Editorial: Over-Everything!

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By Katya Agatucci | The Broadside (Contact: kagatucci2@cocc.edu)

Katya Agatucci

Over consumption, overpopulation, over-tweeting, over-the-top news: I’m overwhelmed.

Swamped, dazed, dumbfounded, flabbergasted or whatever you want to call it. Processing the current news lately has drained my battery completely.

All I see on my phone or computer screen is a constant surge of news about over-consuming social media, ads for items I probably do not need, or what our president just tweeted. These so-called problems or conflicts about not kneeling for the national anthem or a rapper insulting our president seems to blur our vision.

When I do find myself glancing at news apps or current events on my laptop, I feel this overwhelming amount of stress, sadness, and anger toward everything happening in the world that and the issues that we, as a society, seem to not have much interest.

As a 19-year-old who has no experience in dealing with anything other than deadlines and roundabouts in Bend, I solely cannot take over and fix everything that is horrible in the world, even though oversaturation makes me feel like I should have answers.

Even if every single person in the country can’t fix every crisis in the world at the touch of a hashtag, talking about it is a start. I don’t think that we are “hashtagging” or creating statuses about the right things.

The Scientific American reported that an average American uses the resources of 35 native people of India and 53 times the amount of resources than an individual from China uses.

The Venezuelan government has been constantly ignoring the fact that they are facing a humanitarian crisis, along with the United States and many other countries.

The Washington Post (loosh remember to italicize this when you put it on the page… and delete this) found that at least 50 percent Venezuelans are eating unusual foods to sustain nutrition. They have stopped eating foods they would deem as important, they are eating less, and are reducing their consumption to let others eat. Forty percent of its people can go an entire day without eating.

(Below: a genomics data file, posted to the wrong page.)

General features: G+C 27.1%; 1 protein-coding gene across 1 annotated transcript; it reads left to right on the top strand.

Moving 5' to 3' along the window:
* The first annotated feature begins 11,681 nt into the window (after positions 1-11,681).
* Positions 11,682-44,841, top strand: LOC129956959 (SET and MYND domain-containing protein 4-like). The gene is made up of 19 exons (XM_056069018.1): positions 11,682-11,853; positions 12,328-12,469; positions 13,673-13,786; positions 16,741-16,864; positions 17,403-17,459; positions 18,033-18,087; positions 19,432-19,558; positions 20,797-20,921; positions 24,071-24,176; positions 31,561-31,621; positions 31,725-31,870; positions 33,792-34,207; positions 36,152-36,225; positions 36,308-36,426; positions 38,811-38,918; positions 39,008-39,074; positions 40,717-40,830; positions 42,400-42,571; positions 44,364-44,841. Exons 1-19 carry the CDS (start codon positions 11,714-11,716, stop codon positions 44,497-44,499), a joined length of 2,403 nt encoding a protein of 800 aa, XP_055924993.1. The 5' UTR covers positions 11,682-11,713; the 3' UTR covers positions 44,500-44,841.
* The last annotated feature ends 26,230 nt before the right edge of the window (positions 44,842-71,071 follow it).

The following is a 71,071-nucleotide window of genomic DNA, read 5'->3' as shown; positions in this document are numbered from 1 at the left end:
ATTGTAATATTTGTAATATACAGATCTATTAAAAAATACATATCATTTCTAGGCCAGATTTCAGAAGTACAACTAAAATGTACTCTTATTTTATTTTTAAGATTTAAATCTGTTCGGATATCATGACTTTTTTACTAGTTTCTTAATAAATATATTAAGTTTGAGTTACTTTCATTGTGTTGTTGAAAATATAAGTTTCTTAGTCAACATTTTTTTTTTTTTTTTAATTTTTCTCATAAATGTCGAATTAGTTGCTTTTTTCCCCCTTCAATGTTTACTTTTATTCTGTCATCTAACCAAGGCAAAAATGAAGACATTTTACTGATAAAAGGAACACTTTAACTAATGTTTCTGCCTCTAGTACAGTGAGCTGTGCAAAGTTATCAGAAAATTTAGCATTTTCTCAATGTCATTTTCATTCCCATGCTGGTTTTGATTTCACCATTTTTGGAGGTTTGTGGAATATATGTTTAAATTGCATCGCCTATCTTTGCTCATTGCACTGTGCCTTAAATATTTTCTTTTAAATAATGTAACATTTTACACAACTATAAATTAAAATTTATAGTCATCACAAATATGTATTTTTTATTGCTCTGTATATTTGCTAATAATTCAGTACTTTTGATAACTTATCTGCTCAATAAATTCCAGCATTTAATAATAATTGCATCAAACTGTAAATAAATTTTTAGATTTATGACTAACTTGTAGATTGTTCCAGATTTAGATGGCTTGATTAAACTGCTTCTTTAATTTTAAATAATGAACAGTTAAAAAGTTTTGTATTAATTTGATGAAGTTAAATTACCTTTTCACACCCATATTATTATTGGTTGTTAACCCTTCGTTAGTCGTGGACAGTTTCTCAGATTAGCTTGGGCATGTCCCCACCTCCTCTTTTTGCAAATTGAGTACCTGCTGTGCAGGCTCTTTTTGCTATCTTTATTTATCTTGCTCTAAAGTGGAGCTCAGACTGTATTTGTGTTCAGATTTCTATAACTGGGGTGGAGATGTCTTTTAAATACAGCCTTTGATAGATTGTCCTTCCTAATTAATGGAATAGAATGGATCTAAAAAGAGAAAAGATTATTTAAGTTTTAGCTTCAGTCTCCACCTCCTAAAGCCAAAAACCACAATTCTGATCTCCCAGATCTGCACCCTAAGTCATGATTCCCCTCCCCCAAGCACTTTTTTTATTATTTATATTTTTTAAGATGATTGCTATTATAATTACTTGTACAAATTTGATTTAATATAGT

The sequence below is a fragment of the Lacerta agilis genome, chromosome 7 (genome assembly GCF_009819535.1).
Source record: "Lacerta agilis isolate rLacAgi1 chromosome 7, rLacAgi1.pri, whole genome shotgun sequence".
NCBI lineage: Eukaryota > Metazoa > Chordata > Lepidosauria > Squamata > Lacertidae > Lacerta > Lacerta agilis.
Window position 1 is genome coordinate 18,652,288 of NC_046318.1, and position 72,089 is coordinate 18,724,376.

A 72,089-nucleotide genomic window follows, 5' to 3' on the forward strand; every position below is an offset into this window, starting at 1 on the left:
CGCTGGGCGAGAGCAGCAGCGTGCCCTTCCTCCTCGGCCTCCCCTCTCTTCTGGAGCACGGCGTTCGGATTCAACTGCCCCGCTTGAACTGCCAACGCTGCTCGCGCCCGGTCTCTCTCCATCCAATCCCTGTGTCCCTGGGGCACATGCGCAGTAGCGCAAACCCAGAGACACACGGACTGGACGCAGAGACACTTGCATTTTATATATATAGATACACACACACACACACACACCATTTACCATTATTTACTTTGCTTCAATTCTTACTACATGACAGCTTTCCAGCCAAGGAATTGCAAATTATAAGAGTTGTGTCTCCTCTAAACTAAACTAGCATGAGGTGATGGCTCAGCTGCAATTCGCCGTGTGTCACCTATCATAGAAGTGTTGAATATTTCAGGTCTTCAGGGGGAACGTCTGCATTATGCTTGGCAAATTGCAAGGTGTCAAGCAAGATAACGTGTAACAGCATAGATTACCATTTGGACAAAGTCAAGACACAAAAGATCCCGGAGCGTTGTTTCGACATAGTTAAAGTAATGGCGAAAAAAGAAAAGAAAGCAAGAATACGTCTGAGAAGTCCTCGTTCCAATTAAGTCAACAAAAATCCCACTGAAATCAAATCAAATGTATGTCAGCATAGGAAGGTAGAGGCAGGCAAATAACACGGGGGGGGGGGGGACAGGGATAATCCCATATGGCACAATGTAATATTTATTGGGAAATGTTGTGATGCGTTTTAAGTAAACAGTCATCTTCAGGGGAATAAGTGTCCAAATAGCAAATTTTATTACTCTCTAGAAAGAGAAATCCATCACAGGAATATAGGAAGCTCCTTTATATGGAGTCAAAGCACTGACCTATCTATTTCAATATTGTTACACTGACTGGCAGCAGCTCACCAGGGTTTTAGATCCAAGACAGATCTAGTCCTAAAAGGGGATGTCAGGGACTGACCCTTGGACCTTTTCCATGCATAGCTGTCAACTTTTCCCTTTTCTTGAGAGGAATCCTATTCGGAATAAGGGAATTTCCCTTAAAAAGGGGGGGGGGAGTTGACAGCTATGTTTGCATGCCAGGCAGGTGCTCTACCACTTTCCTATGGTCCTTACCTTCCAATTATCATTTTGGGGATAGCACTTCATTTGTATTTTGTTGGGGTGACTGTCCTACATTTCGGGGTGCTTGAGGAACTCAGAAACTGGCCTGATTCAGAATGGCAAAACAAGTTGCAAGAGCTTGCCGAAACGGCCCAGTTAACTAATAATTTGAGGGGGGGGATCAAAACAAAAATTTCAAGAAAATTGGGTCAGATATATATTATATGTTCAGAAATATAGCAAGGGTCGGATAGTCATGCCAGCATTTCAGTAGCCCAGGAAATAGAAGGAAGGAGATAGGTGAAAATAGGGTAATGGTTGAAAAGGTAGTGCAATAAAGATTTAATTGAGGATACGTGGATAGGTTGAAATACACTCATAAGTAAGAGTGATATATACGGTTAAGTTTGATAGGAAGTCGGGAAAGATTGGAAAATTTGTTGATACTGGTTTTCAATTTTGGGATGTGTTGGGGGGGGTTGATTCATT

These critical points at the opposite end of the spectrums are humanitarian issues that are not brought to our attention enough.

I could keep going about other catastrophes and disasters in the world that aren’t, but should be, in the trending topics on social media venues. If I did that, I would just find myself at the beginning of this editorial again.

Why aren’t we talking about the damaging consumption rates in America? Why haven’t I seen more about what is happening in Venezuela? Most importantly, how is our current generation going to continue to live in a world like this?

I can’t be the only person who is in a state of constant stress whenever I read about the current events in the world. I want to know how you feel about the access of social media that our generation has and why we aren’t utilizing it to bring up these important topics to entities in power who can do something about these crises.

Let the media oversaturated unite. Perhaps small steps are needed, so let’s begin there. The COCC community is a socio-cultural microcosm, so let’s begin to balance our media consumption between things that entertain and immediately interest us with things that can make our world a better place. ■

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